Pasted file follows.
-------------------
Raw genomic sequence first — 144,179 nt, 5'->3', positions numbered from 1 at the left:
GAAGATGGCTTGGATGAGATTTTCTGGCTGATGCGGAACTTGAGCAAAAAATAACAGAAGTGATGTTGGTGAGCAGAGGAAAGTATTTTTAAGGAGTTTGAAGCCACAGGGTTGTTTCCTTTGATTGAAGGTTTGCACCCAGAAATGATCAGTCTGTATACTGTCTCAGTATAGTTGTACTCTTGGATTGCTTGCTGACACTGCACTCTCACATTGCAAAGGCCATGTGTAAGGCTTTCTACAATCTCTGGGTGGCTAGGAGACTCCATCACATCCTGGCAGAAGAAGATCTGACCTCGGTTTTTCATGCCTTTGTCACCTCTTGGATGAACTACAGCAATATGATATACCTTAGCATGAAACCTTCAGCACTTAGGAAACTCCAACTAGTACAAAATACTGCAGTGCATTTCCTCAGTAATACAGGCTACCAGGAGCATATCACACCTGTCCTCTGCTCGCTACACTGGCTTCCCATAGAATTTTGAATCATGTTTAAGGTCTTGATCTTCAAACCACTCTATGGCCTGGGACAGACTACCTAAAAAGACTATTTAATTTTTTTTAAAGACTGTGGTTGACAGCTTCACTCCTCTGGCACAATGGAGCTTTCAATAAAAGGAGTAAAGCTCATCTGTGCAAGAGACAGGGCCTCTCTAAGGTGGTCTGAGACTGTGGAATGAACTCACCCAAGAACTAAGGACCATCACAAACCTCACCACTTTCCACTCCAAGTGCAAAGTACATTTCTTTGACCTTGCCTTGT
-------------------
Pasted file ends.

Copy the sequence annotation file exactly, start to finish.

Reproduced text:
Raw genomic sequence first — 144,179 nt, 5'->3', positions numbered from 1 at the left:
GAAGATGGCTTGGATGAGATTTTCTGGCTGATGCGGAACTTGAGCAAAAAATAACAGAAGTGATGTTGGTGAGCAGAGGAAAGTATTTTTAAGGAGTTTGAAGCCACAGGGTTGTTTCCTTTGATTGAAGGTTTGCACCCAGAAATGATCAGTCTGTATACTGTCTCAGTATAGTTGTACTCTTGGATTGCTTGCTGACACTGCACTCTCACATTGCAAAGGCCATGTGTAAGGCTTTCTACAATCTCTGGGTGGCTAGGAGACTCCATCACATCCTGGCAGAAGAAGATCTGACCTCGGTTTTTCATGCCTTTGTCACCTCTTGGATGAACTACAGCAATATGATATACCTTAGCATGAAACCTTCAGCACTTAGGAAACTCCAACTAGTACAAAATACTGCAGTGCATTTCCTCAGTAATACAGGCTACCAGGAGCATATCACACCTGTCCTCTGCTCGCTACACTGGCTTCCCATAGAATTTTGAATCATGTTTAAGGTCTTGATCTTCAAACCACTCTATGGCCTGGGACAGACTACCTAAAAAGACTATTTAATTTTTTTTAAAGACTGTGGTTGACAGCTTCACTCCTCTGGCACAATGGAGCTTTCAATAAAAGGAGTAAAGCTCATCTGTGCAAGAGACAGGGCCTCTCTAAGGTGGTCTGAGACTGTGGAATGAACTCACCCAAGAACTAAGGACCATCACAAACCTCACCACTTTCCACTCCAAGTGCAAAGTACATTTCTTTGACCTTGCCTTGT